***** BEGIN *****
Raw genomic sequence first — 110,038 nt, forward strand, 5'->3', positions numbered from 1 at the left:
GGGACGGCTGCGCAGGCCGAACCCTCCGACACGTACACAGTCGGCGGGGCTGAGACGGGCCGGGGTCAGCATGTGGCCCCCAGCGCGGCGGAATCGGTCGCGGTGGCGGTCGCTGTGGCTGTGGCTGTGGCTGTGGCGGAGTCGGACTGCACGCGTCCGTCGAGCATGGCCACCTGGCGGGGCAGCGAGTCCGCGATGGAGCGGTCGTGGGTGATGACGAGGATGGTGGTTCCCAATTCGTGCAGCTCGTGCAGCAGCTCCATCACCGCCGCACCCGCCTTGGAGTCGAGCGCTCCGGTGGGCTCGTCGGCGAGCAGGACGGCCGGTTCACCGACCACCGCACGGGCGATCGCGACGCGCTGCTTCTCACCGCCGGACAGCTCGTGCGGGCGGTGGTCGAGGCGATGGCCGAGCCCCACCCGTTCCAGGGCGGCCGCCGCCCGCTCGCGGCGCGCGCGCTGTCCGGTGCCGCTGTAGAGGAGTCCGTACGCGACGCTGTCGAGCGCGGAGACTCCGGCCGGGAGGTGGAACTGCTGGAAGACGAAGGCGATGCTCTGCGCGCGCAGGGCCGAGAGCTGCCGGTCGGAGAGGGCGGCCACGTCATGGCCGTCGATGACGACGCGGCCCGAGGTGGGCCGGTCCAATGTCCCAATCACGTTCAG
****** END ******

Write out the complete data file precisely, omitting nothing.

Raw genomic sequence first — 110,038 nt, forward strand, 5'->3', positions numbered from 1 at the left:
GGGACGGCTGCGCAGGCCGAACCCTCCGACACGTACACAGTCGGCGGGGCTGAGACGGGCCGGGGTCAGCATGTGGCCCCCAGCGCGGCGGAATCGGTCGCGGTGGCGGTCGCTGTGGCTGTGGCTGTGGCTGTGGCGGAGTCGGACTGCACGCGTCCGTCGAGCATGGCCACCTGGCGGGGCAGCGAGTCCGCGATGGAGCGGTCGTGGGTGATGACGAGGATGGTGGTTCCCAATTCGTGCAGCTCGTGCAGCAGCTCCATCACCGCCGCACCCGCCTTGGAGTCGAGCGCTCCGGTGGGCTCGTCGGCGAGCAGGACGGCCGGTTCACCGACCACCGCACGGGCGATCGCGACGCGCTGCTTCTCACCGCCGGACAGCTCGTGCGGGCGGTGGTCGAGGCGATGGCCGAGCCCCACCCGTTCCAGGGCGGCCGCCGCCCGCTCGCGGCGCGCGCGCTGTCCGGTGCCGCTGTAGAGGAGTCCGTACGCGACGCTGTCGAGCGCGGAGACTCCGGCCGGGAGGTGGAACTGCTGGAAGACGAAGGCGATGCTCTGCGCGCGCAGGGCCGAGAGCTGCCGGTCGGAGAGGGCGGCCACGTCATGGCCGTCGATGACGACGCGGCCCGAGGTGGGCCGGTCCAATGTCCCAATCACGTTCAG